Here’s an example from The Black Pony. Mrs. Stanton has a minor part, but still needs to be a full character: Mrs. Stanton turned and smiled with relief. “Oh, good! I’m about to drop! Take over at the counter.” Sweat ran down her face and soaked the collar of her ruffled western blouse. Her silvery hair, combed and curled so neatly earlier, now hung in soggy strings down the sides of her face. She pulled off a stained bib style apron and handed it to Annie.
- Know your plot. For the way I write, this is the final exercise in this step. And like the first two, plot is dynamic and ever changing. You may need more than a few pages to map your plot before you’re finished. For some writers, this is the hardest part.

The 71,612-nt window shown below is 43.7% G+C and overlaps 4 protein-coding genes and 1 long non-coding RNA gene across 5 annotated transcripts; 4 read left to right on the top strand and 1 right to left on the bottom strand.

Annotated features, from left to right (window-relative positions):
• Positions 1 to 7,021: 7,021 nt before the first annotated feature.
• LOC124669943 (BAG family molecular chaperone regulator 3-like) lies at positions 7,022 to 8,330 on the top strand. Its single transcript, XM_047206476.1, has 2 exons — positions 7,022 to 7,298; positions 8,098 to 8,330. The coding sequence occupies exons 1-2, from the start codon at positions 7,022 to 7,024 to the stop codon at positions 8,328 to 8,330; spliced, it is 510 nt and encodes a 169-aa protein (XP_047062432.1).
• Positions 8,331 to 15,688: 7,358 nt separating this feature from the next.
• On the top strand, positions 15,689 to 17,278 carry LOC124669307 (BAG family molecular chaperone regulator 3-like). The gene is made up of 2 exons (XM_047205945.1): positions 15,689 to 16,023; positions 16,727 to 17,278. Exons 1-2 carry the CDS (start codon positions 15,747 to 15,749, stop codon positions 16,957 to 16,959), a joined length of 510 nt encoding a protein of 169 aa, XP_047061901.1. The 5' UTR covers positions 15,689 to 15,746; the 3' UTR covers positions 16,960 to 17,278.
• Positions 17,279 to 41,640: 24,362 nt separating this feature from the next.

So what is Plot? It’s the story. The heartbeat of what makes this thing readable. The punchline of Grandpa’s story, revealed in stages in your book or short story. You, the writer, must know the outcome before you start. You must know the action along the way to the goal, and you must clearly describe the main obstacle to that goal. (And the main obstacle can be another character, the weather, an event in time, a mountain, or the ocean, or…)
You must keep the goal in the crosshairs of your plot and not get sidetracked by little twists and turns as you write. You must clearly target this goal within the first few lines of your story. (Remember how Grandpa says ‘I’ll never forget the day when …’ or ‘Did I ever tell you the story of …’ But again, that opening line doesn’t always read very well in a book.)
And you must keep the actions in line with the beginning and the end of your story. Sorta like shooting an arrow through the story and hitting the bull’s-eye. The action always falls along that line, with the goal always at the end.